Single Specialty Hospitals and Competition in the Hospital Industry

Grant Description: Do specialty hospitals enhance the competitive process in the U.S. hospital industry? The researchers addressed the economic foundations underlying the growing specialty hospital phenomenon. In particular, they addressed the following research questions: 1) How do specialty hospitals compare with community hospital competitors on efficiency? 2) Do specialty hospitals capture economies of scale compared with community hospitals (for some services)? Between inpatient and outpatient services? 3) Do specialty hospitals charge higher prices than community hospitals to non-Medicare patients for the same services? And 4) Does the performance and behavior of multi-hospital systems differ from freestanding specialty hospitals? How do specialty hospitals compare with for-profit community hospital competitors? The objective of this study was to provide evidence on the economic logic of organization of hospital services and specialty hospitals to inform the Congressional debate.

Policy Summary: This study addresses the question of whether physician-owned hospitals limited to cardiac, orthopedic and surgical services are more cost efficient than full-service hospitals with whom they compete locally. Key results, obtained through a stochastic frontier cost function analysis, are the following:

  • Overall, greater inefficiency was observed in specialty hospitals than in their full-service hospital competitors
  • This effect appeared among orthopedic and surgical specialty hospitals, but not cardiac specialty hospitals
  • In both respects, the results are consistent with earlier conclusions reached by MedPAC
  • Specialty hospitals averaged a 42.9 percent level of inefficiency (measured as the percentage higher costs observed in specialty hospitals relative to the most cost efficient hospital in the sample) compared to an average of 27.4 percent inefficiency in competitor hospitals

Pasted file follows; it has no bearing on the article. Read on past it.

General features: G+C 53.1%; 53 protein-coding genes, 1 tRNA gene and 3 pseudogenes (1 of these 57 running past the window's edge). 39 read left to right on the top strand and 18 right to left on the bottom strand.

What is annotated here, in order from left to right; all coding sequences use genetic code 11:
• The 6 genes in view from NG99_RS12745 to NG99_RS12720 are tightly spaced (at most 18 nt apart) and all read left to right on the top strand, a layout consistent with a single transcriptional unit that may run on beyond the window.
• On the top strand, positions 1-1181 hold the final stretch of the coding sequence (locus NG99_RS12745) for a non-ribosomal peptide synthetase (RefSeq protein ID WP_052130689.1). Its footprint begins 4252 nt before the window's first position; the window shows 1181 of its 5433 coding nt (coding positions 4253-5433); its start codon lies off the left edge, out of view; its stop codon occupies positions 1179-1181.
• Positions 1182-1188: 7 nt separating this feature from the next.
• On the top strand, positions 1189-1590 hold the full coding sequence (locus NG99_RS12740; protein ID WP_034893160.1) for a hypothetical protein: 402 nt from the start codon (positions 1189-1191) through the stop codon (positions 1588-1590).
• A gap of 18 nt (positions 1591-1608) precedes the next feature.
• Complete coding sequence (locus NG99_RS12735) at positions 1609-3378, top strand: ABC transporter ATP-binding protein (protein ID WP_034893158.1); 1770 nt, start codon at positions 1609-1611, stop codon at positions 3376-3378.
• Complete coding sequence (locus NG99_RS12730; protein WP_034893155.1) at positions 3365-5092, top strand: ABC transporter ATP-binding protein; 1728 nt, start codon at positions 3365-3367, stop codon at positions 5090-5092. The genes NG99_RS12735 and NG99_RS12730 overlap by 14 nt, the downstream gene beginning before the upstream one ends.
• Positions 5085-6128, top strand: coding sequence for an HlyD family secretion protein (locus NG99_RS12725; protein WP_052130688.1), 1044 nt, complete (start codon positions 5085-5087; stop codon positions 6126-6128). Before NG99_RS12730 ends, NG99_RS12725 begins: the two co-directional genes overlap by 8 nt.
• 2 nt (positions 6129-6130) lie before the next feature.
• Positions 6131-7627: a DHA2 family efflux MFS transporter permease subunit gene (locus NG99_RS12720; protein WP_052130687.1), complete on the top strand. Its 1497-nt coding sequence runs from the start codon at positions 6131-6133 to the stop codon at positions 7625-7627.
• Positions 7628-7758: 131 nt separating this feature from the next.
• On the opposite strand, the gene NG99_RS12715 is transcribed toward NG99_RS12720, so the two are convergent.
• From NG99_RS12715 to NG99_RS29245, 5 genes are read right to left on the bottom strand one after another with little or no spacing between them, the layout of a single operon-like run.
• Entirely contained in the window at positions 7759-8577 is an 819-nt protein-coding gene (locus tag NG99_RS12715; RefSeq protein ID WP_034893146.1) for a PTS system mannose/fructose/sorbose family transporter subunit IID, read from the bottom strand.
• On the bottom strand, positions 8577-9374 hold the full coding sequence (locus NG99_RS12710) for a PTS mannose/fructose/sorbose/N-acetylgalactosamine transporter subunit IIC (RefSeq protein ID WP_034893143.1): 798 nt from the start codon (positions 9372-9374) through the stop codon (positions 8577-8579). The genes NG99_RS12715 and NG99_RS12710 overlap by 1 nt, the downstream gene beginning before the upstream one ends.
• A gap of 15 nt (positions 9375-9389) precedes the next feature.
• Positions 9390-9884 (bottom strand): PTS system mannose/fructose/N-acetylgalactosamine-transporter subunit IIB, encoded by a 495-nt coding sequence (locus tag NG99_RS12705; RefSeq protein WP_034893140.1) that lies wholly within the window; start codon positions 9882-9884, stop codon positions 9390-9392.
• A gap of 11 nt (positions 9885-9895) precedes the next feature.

• The higher inefficiency measures among specialty hospitals are driven by orthopedic and surgical hospitals, which as a group, averaged 46.8% inefficiency (compared to 28.1 percent for cardiac specialty hospitals)
  • There was no significant difference between cardiac specialty hospital inefficiency measures and those of competitors (however there were few observations on cardiac specialty hospitals on which to achieve a statistical effect)

Considerable policy controversy surrounds the expansion of specialization in the hospital industry through physician ownership of small hospitals specializing in highly profitable service areas. Opponents claim that specialty hospitals engender unfair competition by targeting patient referrals, offering services leading to over-utilization, and limiting the ability of full-service community hospitals to cross-subsidize unprofitable services. Advocates maintain that by focusing on a limited range of services, specialty hospitals offer better care and provide services more efficiently, promoting competition that stimulates higher quality of performance among their local community hospital competitors. This study does not support the notion that specialty hospitals are more cost efficient than their full-service competitors. An additional policy finding of note is that inefficiency measures appear to differ significantly across specialty hospital type. The debate over specialty hospitals has focused on cardiac, orthopedic and surgical hospitals and most of the policy recommendations to date target these three categories of physician-owned specialty hospitals as a group. There is a broad array of differences between cardiac and orthopedic/surgical hospitals in terms of size, extent of physician ownership, and payer mix. The finding of efficiency differences across specialty hospital types complement these structural and operational distinctions, and suggest that policymakers should remain open to the notion that specialty hospitals are not all alike, and should not necessarily be treated in the same way.